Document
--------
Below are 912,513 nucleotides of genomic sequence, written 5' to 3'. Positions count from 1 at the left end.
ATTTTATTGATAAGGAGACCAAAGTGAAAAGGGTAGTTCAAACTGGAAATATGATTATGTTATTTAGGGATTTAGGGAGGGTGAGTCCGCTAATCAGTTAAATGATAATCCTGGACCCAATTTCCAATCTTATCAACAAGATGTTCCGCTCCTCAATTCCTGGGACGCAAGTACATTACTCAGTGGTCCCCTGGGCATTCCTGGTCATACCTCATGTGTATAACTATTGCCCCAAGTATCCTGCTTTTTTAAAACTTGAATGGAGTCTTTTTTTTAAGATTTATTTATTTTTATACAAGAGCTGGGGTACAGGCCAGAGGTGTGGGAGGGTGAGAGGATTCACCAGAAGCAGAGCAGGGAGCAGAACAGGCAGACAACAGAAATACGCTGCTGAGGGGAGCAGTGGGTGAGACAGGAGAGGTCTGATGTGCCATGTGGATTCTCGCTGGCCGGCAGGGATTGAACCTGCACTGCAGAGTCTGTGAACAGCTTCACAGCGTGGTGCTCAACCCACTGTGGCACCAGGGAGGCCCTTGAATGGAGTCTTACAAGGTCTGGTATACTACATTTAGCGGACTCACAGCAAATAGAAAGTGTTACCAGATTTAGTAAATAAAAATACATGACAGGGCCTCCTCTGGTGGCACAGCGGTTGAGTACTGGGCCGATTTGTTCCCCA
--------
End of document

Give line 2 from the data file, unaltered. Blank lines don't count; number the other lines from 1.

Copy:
ATTTTATTGATAAGGAGACCAAAGTGAAAAGGGTAGTTCAAACTGGAAATATGATTATGTTATTTAGGGATTTAGGGAGGGTGAGTCCGCTAATCAGTTAAATGATAATCCTGGACCCAATTTCCAATCTTATCAACAAGATGTTCCGCTCCTCAATTCCTGGGACGCAAGTACATTACTCAGTGGTCCCCTGGGCATTCCTGGTCATACCTCATGTGTATAACTATTGCCCCAAGTATCCTGCTTTTTTAAAACTTGAATGGAGTCTTTTTTTTAAGATTTATTTATTTTTATACAAGAGCTGGGGTACAGGCCAGAGGTGTGGGAGGGTGAGAGGATTCACCAGAAGCAGAGCAGGGAGCAGAACAGGCAGACAACAGAAATACGCTGCTGAGGGGAGCAGTGGGTGAGACAGGAGAGGTCTGATGTGCCATGTGGATTCTCGCTGGCCGGCAGGGATTGAACCTGCACTGCAGAGTCTGTGAACAGCTTCACAGCGTGGTGCTCAACCCACTGTGGCACCAGGGAGGCCCTTGAATGGAGTCTTACAAGGTCTGGTATACTACATTTAGCGGACTCACAGCAAATAGAAAGTGTTACCAGATTTAGTAAATAAAAATACATGACAGGGCCTCCTCTGGTGGCACAGCGGTTGAGTACTGGGCCGATTTGTTCCCCA